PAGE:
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Week 34 | Lodger (1979)

I thought, for a long time, that the three albums of Bowie’s “Berlin Trilogy” each had their flaws, but combined, without the instrumentals form “Low” and “Heroes” but with the three strongest songs from “Lodger” the trilogy would make one super-album.  Today, that’s as easy as making a playlist, however “Lodger” ages well and stands up on its own.

Coincidentally or not, three of Bowie’s four albums starting with “Lodger” feature three particularly well-known songs each (the exception being “Scary Monsters”).  Unlike “Let’s Dance” and “Tonight,” however “Lodger’s” three most accessible songs are nestled on side two of the album.  These three— “DJ,” “Look Back in Anger” and “Boys Keep Swinging,” are three of my favorite songs.  Each was accompanied by a memorable video, and to my ears each is more evocative of “Scary Monsters” than “Heroes,” which is to say they projected forward.  “Lodger” is all about motion— several of the songs have a travel-related theme.  Four of the songs from side one have movement-related words in their titles— “voyage,” “flight,” “move on,” “sails”.  The word “Lodger” itself suggests movement and travel or at least non-permanence, and in fact, there’s enough of a theme here that the album can be (though seldom is) characterized as a concept album.  

All the movement, the name, the cover art combining a postcard motif with an image of Bowie as some sort of accident victim (I think he looks like he’s pressed up against glass), all suggest that this was projected as a transitional work.  To some extent that’s right, but most of Bowie’s albums have a hook in the past and a hook in the future, which means most of them have a transitional element.  But over time, I have come to embrace “Lodger” as a destination in itself.  

It is still not one of my absolute favorite albums.  The songs on the album’s first sides are not immediately likable and some, especially “Red Sails,” have a discordant quality.  I like them more over time, which means they have depth, but I still don’t have any on my IPod play list (as I think of it, that might change in the near future).

Side two explodes with the aforementioned sequence of great songs, followed by a weaker song about domestic abuse, “Repetition” (which I actually think foreshadows Tin Machine), and then closes out with “Red Money,” in which Bowie puts different words to the music from “Sister Midnight.”  I happen to like the lyrics to “Sister Midnight” better, and I have no idea what the lyrics to “Red Money” are about.  It is less of a closing song than most Bowie-album closing songs.  But his voice is strong.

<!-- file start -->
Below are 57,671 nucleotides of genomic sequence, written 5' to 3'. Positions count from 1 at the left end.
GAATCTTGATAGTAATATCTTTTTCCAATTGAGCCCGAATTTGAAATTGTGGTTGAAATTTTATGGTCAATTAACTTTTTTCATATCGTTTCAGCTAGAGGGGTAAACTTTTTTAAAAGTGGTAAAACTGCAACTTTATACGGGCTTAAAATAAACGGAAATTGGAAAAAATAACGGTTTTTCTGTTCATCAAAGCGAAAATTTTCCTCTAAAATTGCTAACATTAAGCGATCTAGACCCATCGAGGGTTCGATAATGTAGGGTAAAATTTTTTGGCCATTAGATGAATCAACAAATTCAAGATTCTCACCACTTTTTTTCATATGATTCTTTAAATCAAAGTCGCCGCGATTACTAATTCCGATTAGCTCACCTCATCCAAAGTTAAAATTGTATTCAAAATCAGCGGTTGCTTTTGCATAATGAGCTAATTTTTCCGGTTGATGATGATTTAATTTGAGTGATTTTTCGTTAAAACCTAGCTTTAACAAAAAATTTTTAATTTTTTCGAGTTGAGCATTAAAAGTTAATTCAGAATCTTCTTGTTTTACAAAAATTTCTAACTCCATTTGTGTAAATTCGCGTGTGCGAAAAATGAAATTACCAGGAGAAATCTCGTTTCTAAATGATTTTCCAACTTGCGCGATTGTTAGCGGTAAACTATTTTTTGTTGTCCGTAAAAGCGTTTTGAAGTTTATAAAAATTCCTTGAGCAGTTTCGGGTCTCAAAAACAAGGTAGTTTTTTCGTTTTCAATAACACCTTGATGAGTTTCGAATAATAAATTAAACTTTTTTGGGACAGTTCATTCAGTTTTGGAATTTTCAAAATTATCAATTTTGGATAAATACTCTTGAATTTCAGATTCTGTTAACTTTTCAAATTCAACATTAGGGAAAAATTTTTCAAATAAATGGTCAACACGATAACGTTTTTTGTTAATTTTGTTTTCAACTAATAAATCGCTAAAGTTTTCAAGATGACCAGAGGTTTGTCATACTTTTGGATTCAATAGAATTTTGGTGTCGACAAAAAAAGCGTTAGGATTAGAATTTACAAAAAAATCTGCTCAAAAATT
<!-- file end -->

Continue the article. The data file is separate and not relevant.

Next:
Bowie would sometimes perform “Sister Midnight” live, including during his last tour, but the studio version of the song appears on an Iggy Pop album, “The Idiot.”  That album, along with, “Lust for Life” were what Iggy and Bowie created together around the same time as the Berlin Trilogy.  Another Iggy song, “The Passenger” (which Bowie also co-wrote), might have been more appropriate for “Lodger,” but then again it might have been too obvious. 

But “Sister Midnight” is the opening song on, “The Idiot,” which in a way is the first of five Berlin albums that Bowie was involved with, the other being Iggy’s “Lust for Life,” and with “Red Money” closing “Lodger,” Bowie might have had a symmetry in mind. 

When I was doing the 365 song daily tribute, I came across a series of videos of a band called Shearwater, covering the entire “Lodger” album.  All the videos are on YouTube.  They are faithful renditions and are quite good.  I attempted to purchase a download of their album, but while I was charged, I never was able to download the thing.  I was thinking of giving that album a separate entry in this project, but the whole project is closer to a copy of Bowie’s “Lodger” and a reinterpretation, so there’s not much more to say.  But if I ever do figure out how to download it, I will enjoy listening to it…

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